In some embodiments, web services may be implemented using Representational State Transfer (“RESTful”) techniques rather than message-based techniques. For example, a web service implemented according to a RESTful technique may be invoked through parameters included within an HTTP method such as PUT, GET, or DELETE, rather than encapsulated within a SOAP message.

The various methods as illustrated in the figures and described herein represent example embodiments of methods. The methods may be implemented manually, in software, in hardware, or in a combination thereof. The order of any method may be changed, and various elements may be added, reordered, combined, omitted, modified, etc.

Although the embodiments above have been described in considerable detail, numerous variations and modifications may be made as would become apparent to those skilled in the art once the above disclosure is fully appreciated. It is intended that the following claims be interpreted to embrace all such modifications and changes and, accordingly, the above description to be regarded in an illustrative rather than a restrictive sense.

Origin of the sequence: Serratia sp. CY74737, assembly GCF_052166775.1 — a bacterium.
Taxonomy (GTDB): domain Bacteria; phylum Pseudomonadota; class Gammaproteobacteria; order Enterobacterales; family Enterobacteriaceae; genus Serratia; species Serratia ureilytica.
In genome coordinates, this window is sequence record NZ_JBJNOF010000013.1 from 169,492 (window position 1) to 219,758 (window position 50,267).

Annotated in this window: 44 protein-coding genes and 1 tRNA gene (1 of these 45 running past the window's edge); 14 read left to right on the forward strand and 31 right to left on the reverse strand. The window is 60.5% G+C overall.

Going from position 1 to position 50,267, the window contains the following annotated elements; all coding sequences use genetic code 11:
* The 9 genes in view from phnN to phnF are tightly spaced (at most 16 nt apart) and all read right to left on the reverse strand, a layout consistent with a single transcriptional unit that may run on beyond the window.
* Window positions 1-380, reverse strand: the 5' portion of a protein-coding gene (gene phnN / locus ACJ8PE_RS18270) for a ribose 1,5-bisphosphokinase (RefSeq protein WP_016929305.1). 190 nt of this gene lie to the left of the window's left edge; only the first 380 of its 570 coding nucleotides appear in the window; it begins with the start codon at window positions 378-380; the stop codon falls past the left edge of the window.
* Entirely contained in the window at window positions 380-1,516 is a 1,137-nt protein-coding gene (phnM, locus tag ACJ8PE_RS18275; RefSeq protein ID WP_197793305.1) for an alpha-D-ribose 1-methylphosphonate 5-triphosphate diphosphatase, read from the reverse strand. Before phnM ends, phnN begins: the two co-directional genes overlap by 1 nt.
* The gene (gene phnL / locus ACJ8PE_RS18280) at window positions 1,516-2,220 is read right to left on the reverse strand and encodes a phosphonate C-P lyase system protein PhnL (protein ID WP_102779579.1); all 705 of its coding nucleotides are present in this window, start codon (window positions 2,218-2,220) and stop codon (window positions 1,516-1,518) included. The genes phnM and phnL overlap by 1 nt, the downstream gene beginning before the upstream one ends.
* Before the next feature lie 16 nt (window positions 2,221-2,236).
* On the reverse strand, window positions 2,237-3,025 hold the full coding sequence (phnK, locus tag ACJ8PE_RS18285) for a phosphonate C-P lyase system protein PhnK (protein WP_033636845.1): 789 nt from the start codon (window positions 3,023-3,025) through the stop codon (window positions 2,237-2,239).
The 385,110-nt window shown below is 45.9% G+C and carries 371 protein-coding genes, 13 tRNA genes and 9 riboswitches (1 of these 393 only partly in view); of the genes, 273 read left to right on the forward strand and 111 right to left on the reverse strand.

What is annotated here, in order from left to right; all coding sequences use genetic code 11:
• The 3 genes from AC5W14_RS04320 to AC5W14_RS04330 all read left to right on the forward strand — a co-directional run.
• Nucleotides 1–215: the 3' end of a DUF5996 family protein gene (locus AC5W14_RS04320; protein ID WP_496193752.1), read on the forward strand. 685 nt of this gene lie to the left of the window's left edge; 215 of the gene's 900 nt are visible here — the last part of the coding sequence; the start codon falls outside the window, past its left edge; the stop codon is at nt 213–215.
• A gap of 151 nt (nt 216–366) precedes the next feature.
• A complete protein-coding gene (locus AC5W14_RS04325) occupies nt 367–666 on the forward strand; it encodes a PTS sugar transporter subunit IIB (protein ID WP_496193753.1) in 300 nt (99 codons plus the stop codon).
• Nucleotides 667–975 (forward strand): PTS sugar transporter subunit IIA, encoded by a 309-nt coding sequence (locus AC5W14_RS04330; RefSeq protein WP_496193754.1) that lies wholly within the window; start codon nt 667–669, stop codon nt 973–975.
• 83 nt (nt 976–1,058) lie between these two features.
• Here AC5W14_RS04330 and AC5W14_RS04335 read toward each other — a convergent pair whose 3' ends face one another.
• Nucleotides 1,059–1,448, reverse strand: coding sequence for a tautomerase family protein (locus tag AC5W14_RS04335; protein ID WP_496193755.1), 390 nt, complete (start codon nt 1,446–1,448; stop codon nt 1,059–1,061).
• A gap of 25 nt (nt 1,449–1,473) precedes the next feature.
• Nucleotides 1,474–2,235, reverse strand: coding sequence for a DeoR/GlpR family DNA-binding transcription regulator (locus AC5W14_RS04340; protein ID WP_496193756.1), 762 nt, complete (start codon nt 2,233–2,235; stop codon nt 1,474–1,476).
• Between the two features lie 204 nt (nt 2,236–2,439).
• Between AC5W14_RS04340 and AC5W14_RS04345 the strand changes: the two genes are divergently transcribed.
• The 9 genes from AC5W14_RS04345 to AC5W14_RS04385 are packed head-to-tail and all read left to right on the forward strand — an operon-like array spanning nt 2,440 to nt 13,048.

Claims (20)

The invention claimed is:
1. A system, comprising:
a storage node of a distributed storage service, comprising:
at least one persistent data storage device, comprising a plurality of data blocks equivalent to a minimum write size of the at least one persistent storage device;
a storage node management module, configured to:
receive a data object for storage at the storage node;
divide the data object into one or more equally-sized portions and a remainder, wherein each of the one or more equally-sized portions equal the minimum write size of the at least one persistent data storage device;
store each of the one or more equally-sized portions of the data object in a respective data block of the plurality of data blocks in a fixed-size data storage area on the persistent data storage device; and